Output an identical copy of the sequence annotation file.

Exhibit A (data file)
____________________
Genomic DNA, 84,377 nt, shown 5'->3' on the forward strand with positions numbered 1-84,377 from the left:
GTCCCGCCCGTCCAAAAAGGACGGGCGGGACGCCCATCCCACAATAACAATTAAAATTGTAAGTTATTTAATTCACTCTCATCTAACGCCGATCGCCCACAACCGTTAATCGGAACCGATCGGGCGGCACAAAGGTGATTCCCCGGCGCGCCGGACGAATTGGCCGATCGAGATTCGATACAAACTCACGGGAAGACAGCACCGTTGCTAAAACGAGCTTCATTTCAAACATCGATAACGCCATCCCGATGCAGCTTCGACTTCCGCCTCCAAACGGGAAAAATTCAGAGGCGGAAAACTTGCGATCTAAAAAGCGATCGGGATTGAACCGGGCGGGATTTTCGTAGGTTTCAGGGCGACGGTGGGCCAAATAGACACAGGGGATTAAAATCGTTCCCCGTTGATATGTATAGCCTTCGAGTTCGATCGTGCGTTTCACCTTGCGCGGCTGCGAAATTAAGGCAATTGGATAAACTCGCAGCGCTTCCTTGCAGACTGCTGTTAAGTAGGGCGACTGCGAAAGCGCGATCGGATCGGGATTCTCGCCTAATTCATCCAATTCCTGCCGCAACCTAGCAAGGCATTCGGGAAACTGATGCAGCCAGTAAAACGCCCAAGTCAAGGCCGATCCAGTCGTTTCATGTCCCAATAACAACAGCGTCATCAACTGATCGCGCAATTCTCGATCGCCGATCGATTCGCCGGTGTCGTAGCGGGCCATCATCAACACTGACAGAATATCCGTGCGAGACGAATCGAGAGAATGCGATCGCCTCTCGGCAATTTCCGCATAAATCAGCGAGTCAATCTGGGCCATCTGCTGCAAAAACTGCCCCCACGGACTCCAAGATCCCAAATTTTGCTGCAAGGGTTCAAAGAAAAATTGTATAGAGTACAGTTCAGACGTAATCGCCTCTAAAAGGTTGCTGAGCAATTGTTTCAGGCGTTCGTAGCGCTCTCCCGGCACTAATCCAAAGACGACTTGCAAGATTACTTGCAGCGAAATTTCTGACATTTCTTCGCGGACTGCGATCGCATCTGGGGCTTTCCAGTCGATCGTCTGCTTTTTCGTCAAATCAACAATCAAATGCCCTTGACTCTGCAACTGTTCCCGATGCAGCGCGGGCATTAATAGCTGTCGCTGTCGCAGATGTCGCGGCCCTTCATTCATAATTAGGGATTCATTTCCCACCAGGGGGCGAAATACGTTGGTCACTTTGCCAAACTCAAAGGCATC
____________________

Genomic DNA, 84,377 nt, shown 5'->3' on the forward strand with positions numbered 1-84,377 from the left:
GTCCCGCCCGTCCAAAAAGGACGGGCGGGACGCCCATCCCACAATAACAATTAAAATTGTAAGTTATTTAATTCACTCTCATCTAACGCCGATCGCCCACAACCGTTAATCGGAACCGATCGGGCGGCACAAAGGTGATTCCCCGGCGCGCCGGACGAATTGGCCGATCGAGATTCGATACAAACTCACGGGAAGACAGCACCGTTGCTAAAACGAGCTTCATTTCAAACATCGATAACGCCATCCCGATGCAGCTTCGACTTCCGCCTCCAAACGGGAAAAATTCAGAGGCGGAAAACTTGCGATCTAAAAAGCGATCGGGATTGAACCGGGCGGGATTTTCGTAGGTTTCAGGGCGACGGTGGGCCAAATAGACACAGGGGATTAAAATCGTTCCCCGTTGATATGTATAGCCTTCGAGTTCGATCGTGCGTTTCACCTTGCGCGGCTGCGAAATTAAGGCAATTGGATAAACTCGCAGCGCTTCCTTGCAGACTGCTGTTAAGTAGGGCGACTGCGAAAGCGCGATCGGATCGGGATTCTCGCCTAATTCATCCAATTCCTGCCGCAACCTAGCAAGGCATTCGGGAAACTGATGCAGCCAGTAAAACGCCCAAGTCAAGGCCGATCCAGTCGTTTCATGTCCCAATAACAACAGCGTCATCAACTGATCGCGCAATTCTCGATCGCCGATCGATTCGCCGGTGTCGTAGCGGGCCATCATCAACACTGACAGAATATCCGTGCGAGACGAATCGAGAGAATGCGATCGCCTCTCGGCAATTTCCGCATAAATCAGCGAGTCAATCTGGGCCATCTGCTGCAAAAACTGCCCCCACGGACTCCAAGATCCCAAATTTTGCTGCAAGGGTTCAAAGAAAAATTGTATAGAGTACAGTTCAGACGTAATCGCCTCTAAAAGGTTGCTGAGCAATTGTTTCAGGCGTTCGTAGCGCTCTCCCGGCACTAATCCAAAGACGACTTGCAAGATTACTTGCAGCGAAATTTCTGACATTTCTTCGCGGACTGCGATCGCATCTGGGGCTTTCCAGTCGATCGTCTGCTTTTTCGTCAAATCAACAATCAAATGCCCTTGACTCTGCAACTGTTCCCGATGCAGCGCGGGCATTAATAGCTGTCGCTGTCGCAGATGTCGCGGCCCTTCATTCATAATTAGGGATTCATTTCCCACCAGGGGGCGAAATACGTTGGTCACTTTGCCAAACTCAAAGGCATC